- Electronic ballot. This method uses the same basic principles of a written ballot. But, instead of mailing or hand-delivering the ballot, it is sent online.
- Secret ballot. This method is similar to the previous two methods with the exception of leaving out the voter information.
- Voting by proxy. This method is when a voter transfers their right to vote to another voter.
Some associations’ populations consist of a mix of homeowners and renters. While homeowners have a right to vote in HOA elections, renters are not always afforded the same right. Renters typically don’t have a right to vote in such matters. Moreover, they usually can’t be used as proxies, as most election rules state that proxies should be homeowners as well.
Of course, there can be exceptions to this rule. When in doubt, it is always best to check your governing documents or consult with an HOA attorney.
Counting of Votes
Associations normally use mail-in ballots for voting, but voting can also take place at the annual meeting itself. After closing the balloting period, the counting of votes will then commence. This portion typically occurs in front of everyone, usually with the help of an inspector. In some states, like California, a third-party inspector is mandatory.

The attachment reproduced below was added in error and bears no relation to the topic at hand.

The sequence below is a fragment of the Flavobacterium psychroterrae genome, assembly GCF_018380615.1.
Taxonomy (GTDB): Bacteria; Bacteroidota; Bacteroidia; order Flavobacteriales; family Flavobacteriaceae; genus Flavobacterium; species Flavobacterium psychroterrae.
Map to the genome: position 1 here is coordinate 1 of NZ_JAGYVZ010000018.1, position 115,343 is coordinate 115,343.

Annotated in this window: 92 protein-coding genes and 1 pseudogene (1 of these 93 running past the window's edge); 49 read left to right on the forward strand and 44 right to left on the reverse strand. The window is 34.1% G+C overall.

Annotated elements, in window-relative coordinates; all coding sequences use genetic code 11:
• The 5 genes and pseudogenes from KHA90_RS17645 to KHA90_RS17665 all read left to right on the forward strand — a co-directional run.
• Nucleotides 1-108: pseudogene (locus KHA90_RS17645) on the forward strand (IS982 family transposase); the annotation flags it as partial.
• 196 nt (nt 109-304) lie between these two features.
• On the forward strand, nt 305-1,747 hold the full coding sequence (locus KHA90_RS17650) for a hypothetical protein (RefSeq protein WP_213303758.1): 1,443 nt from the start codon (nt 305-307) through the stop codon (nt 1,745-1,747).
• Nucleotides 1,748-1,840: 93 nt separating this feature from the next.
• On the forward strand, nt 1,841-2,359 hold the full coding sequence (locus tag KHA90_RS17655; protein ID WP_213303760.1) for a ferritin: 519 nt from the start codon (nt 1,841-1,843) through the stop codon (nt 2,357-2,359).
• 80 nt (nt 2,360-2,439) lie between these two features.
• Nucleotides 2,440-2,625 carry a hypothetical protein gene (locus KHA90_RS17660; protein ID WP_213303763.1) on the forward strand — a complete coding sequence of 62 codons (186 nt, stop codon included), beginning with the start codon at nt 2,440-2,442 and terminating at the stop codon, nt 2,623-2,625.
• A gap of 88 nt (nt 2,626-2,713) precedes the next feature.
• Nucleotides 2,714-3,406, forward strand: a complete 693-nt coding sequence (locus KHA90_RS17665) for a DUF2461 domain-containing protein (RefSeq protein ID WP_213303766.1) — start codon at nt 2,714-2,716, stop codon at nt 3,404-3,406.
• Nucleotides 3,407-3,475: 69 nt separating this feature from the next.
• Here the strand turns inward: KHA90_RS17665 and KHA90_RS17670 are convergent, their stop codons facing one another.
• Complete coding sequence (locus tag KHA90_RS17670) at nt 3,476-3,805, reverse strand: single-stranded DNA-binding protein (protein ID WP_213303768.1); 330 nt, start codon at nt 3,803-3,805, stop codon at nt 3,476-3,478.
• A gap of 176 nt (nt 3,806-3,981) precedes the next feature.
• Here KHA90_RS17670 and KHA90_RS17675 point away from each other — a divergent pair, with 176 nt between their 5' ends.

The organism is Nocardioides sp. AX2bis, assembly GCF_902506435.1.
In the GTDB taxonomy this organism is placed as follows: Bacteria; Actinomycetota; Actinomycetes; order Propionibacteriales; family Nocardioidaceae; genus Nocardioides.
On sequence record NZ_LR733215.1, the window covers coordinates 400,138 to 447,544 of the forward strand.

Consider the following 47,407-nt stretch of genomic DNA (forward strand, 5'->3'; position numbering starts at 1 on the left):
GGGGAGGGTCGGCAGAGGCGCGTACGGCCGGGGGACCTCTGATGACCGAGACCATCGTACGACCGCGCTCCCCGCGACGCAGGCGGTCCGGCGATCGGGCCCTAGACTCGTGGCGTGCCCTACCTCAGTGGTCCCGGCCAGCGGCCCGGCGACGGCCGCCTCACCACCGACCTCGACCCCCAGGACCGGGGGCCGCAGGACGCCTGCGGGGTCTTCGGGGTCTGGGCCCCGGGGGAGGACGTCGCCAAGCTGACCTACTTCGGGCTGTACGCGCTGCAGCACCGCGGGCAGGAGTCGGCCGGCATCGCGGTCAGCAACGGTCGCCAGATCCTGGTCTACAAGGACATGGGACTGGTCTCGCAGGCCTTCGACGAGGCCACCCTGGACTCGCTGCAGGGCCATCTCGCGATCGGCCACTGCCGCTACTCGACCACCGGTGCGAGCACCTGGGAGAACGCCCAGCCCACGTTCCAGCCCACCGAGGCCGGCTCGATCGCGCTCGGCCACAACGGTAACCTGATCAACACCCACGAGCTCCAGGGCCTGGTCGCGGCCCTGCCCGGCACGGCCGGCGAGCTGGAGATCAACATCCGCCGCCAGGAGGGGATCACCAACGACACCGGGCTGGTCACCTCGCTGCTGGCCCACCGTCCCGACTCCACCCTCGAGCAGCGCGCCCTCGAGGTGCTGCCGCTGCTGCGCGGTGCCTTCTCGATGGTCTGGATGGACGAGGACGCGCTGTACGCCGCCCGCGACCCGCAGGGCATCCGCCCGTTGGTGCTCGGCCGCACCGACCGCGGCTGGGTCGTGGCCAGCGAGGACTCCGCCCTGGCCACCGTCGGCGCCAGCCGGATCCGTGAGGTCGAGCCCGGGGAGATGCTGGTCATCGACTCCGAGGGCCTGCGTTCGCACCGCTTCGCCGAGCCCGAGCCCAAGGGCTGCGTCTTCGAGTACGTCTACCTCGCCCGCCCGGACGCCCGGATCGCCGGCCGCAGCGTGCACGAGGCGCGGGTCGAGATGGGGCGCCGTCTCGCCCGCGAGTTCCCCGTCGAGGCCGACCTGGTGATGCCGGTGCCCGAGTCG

After tallying the votes, the winners are then announced. It is also customary (and sometimes required) to post the result of the HOA elections after the annual meeting for the benefit of those who could not attend.
HOA Elections: All About Quorums and Proxies
Homeowners associations often need a quorum to proceed with HOA elections. A quorum is the minimum number of people necessary for the HOA to conduct business. This number, though, can vary greatly from association to association. In HOA elections, it can be in the form of attendance or votes.
This is where proxy votes can help immensely. Not all homeowners have the time to attend the annual meeting or send in their ballots. As such, they may transfer their voting power to another voter by proxy. If your HOA decides to allow voting by proxy, make sure to establish procedures for that as well. Typically, associations will require a voter to fill out a proxy form to use this method.
Contesting the Results of HOA Elections
If members would like to challenge the results of an election, it is typically required to petition the court. While there may be other options available (check your governing documents or ask an attorney), petitioning the court is a normal route.
But, why exactly would anyone challenge election results? Reasons can include but are not limited to:
- Failure to send proper notice to members as stipulated within the bylaws
- Failure to establish a quorum as stipulated within the bylaws prior to voting and tallying
- Fraudulent acts (forging a ballot or not counting legitimate ballots)
HOA Board Officers Ballot Sample